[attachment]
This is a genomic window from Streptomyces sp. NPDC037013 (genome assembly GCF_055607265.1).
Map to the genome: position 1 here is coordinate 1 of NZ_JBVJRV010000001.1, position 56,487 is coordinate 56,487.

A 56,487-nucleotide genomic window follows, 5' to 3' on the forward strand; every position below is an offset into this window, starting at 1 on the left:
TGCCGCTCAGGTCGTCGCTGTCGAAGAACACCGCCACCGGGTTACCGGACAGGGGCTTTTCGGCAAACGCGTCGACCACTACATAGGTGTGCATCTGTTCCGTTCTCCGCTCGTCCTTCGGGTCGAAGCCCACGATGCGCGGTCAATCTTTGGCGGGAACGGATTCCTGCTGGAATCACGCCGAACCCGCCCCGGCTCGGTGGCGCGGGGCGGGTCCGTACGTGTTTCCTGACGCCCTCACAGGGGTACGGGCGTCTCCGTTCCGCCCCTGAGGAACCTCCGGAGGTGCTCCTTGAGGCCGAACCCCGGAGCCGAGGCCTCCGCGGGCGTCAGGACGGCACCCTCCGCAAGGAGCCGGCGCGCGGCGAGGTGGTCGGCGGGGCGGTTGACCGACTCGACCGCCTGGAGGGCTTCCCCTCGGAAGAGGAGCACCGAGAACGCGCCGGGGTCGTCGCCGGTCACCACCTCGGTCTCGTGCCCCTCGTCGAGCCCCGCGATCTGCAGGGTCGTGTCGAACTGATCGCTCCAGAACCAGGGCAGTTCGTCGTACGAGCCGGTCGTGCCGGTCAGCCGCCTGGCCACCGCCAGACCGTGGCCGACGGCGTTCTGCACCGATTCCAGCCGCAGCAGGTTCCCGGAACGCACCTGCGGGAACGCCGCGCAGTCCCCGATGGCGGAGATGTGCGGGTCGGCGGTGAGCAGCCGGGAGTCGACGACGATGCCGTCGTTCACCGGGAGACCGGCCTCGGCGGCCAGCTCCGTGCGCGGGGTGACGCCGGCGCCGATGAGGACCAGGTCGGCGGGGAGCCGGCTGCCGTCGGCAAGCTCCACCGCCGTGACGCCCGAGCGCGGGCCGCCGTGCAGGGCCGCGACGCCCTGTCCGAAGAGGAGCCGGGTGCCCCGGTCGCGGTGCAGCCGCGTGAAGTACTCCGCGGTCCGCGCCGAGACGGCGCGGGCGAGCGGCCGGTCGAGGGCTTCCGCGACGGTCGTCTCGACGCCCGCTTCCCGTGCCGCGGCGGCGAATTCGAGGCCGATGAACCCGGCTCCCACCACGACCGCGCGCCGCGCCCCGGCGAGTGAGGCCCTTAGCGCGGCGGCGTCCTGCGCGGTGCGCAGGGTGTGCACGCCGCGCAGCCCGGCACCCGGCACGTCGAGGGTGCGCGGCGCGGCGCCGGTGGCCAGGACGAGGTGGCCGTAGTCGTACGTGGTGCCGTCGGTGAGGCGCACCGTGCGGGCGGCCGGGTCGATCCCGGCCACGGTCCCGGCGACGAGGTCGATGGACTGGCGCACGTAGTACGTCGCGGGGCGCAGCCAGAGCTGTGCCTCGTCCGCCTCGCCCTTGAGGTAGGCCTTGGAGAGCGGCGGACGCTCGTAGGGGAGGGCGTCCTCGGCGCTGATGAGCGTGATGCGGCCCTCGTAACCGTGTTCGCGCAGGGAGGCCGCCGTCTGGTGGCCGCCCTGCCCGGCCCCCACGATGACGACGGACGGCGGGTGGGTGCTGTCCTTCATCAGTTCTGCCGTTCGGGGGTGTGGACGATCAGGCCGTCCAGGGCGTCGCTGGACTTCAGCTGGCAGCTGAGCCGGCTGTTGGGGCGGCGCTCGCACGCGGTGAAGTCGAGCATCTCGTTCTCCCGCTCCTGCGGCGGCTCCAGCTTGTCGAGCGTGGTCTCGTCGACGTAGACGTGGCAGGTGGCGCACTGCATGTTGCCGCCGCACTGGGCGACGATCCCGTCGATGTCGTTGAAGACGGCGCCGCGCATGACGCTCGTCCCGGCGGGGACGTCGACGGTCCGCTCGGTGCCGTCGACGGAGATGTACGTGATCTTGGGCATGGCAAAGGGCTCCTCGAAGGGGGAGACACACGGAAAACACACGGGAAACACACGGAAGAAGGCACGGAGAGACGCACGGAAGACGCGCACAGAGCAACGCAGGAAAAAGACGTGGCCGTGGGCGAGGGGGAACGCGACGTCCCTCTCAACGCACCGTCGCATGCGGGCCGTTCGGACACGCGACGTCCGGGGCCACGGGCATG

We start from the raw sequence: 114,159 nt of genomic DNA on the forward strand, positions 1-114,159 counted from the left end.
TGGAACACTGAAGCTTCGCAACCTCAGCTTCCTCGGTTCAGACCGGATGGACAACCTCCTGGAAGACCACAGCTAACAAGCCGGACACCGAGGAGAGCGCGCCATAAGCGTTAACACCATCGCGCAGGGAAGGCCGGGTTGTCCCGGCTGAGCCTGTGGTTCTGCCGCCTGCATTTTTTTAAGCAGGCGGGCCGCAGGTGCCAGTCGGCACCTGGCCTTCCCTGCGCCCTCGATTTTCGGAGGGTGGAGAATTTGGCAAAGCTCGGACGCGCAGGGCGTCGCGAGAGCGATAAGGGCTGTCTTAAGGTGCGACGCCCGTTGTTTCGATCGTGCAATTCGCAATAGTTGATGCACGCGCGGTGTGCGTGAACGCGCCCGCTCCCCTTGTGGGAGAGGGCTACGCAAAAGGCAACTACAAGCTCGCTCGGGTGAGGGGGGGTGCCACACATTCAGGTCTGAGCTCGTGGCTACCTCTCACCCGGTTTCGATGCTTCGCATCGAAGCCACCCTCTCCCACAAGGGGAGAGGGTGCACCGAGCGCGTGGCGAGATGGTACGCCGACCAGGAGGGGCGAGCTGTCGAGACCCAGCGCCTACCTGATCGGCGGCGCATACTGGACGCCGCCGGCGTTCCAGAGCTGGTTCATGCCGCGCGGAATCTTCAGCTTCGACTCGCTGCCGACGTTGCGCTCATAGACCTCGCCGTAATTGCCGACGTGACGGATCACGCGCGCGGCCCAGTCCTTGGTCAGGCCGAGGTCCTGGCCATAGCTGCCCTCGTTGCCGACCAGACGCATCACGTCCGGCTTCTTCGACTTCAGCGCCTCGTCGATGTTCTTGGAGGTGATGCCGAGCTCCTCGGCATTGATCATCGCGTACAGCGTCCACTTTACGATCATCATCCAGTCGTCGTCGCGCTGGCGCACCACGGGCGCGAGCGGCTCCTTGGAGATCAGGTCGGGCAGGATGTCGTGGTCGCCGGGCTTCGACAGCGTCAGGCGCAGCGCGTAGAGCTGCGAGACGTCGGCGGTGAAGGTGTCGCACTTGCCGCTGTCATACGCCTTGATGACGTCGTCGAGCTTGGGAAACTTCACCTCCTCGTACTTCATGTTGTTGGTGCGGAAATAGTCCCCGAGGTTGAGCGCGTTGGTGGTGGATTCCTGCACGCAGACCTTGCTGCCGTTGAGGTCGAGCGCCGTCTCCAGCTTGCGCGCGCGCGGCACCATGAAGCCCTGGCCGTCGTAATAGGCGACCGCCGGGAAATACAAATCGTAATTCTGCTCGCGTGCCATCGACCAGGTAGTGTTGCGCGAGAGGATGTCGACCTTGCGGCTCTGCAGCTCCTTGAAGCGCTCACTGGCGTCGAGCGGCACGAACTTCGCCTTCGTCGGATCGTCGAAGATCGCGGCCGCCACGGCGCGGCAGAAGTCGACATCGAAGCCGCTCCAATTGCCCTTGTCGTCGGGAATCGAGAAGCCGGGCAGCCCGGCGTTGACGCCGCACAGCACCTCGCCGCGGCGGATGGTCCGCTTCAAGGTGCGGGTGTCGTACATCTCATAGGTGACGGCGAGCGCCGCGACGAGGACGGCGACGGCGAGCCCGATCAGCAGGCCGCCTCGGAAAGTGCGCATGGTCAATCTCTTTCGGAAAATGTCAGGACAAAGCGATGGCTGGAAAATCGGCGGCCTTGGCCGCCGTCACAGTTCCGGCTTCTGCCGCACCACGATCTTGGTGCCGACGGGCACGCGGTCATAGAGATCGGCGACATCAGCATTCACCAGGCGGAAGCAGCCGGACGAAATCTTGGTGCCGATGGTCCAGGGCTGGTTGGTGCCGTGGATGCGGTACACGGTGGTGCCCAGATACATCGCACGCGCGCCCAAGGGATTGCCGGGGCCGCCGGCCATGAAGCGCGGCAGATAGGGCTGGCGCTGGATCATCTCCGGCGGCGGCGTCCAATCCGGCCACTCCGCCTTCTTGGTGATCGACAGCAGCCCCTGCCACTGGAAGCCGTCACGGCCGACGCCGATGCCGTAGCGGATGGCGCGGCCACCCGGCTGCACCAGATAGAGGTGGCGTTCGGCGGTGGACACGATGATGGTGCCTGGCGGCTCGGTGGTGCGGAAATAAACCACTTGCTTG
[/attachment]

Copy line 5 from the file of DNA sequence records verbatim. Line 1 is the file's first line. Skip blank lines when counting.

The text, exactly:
We start from the raw sequence: 114,159 nt of genomic DNA on the forward strand, positions 1-114,159 counted from the left end.